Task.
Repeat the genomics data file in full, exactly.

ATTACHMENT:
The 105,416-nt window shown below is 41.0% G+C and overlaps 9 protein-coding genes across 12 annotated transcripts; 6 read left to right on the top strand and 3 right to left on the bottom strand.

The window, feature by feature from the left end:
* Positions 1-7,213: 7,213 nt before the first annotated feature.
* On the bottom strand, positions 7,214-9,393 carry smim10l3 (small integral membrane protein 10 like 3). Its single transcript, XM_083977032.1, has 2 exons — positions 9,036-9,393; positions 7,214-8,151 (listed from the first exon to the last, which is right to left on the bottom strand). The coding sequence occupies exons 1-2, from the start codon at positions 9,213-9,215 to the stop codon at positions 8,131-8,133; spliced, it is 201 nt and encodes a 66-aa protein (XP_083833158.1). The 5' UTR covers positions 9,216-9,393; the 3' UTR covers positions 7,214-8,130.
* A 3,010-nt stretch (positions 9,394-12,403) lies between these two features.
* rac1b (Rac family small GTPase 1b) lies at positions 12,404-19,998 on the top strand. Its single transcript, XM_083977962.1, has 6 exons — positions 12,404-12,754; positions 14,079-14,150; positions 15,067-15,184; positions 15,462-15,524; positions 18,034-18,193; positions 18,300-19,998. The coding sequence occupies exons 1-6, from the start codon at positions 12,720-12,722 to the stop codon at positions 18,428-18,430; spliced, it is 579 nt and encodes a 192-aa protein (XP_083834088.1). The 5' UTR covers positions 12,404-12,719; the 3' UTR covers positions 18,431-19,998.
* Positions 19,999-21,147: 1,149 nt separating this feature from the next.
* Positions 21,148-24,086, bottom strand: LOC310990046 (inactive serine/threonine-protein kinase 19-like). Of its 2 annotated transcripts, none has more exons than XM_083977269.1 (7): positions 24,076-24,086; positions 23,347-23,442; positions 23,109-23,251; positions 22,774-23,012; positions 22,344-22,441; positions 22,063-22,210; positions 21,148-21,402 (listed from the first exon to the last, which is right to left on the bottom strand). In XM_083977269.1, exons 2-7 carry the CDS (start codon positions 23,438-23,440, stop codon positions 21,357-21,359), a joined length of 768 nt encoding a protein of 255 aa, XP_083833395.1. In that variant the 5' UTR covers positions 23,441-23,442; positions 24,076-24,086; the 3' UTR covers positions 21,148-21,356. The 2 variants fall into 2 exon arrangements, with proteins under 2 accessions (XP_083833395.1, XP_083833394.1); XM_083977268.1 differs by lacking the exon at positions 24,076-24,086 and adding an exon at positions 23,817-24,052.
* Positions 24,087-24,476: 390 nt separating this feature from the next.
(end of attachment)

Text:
The 105,416-nt window shown below is 41.0% G+C and overlaps 9 protein-coding genes across 12 annotated transcripts; 6 read left to right on the top strand and 3 right to left on the bottom strand.

The window, feature by feature from the left end:
* Positions 1-7,213: 7,213 nt before the first annotated feature.
* On the bottom strand, positions 7,214-9,393 carry smim10l3 (small integral membrane protein 10 like 3). Its single transcript, XM_083977032.1, has 2 exons — positions 9,036-9,393; positions 7,214-8,151 (listed from the first exon to the last, which is right to left on the bottom strand). The coding sequence occupies exons 1-2, from the start codon at positions 9,213-9,215 to the stop codon at positions 8,131-8,133; spliced, it is 201 nt and encodes a 66-aa protein (XP_083833158.1). The 5' UTR covers positions 9,216-9,393; the 3' UTR covers positions 7,214-8,130.
* A 3,010-nt stretch (positions 9,394-12,403) lies between these two features.
* rac1b (Rac family small GTPase 1b) lies at positions 12,404-19,998 on the top strand. Its single transcript, XM_083977962.1, has 6 exons — positions 12,404-12,754; positions 14,079-14,150; positions 15,067-15,184; positions 15,462-15,524; positions 18,034-18,193; positions 18,300-19,998. The coding sequence occupies exons 1-6, from the start codon at positions 12,720-12,722 to the stop codon at positions 18,428-18,430; spliced, it is 579 nt and encodes a 192-aa protein (XP_083834088.1). The 5' UTR covers positions 12,404-12,719; the 3' UTR covers positions 18,431-19,998.
* Positions 19,999-21,147: 1,149 nt separating this feature from the next.
* Positions 21,148-24,086, bottom strand: LOC310990046 (inactive serine/threonine-protein kinase 19-like). Of its 2 annotated transcripts, none has more exons than XM_083977269.1 (7): positions 24,076-24,086; positions 23,347-23,442; positions 23,109-23,251; positions 22,774-23,012; positions 22,344-22,441; positions 22,063-22,210; positions 21,148-21,402 (listed from the first exon to the last, which is right to left on the bottom strand). In XM_083977269.1, exons 2-7 carry the CDS (start codon positions 23,438-23,440, stop codon positions 21,357-21,359), a joined length of 768 nt encoding a protein of 255 aa, XP_083833395.1. In that variant the 5' UTR covers positions 23,441-23,442; positions 24,076-24,086; the 3' UTR covers positions 21,148-21,356. The 2 variants fall into 2 exon arrangements, with proteins under 2 accessions (XP_083833395.1, XP_083833394.1); XM_083977268.1 differs by lacking the exon at positions 24,076-24,086 and adding an exon at positions 23,817-24,052.
* Positions 24,087-24,476: 390 nt separating this feature from the next.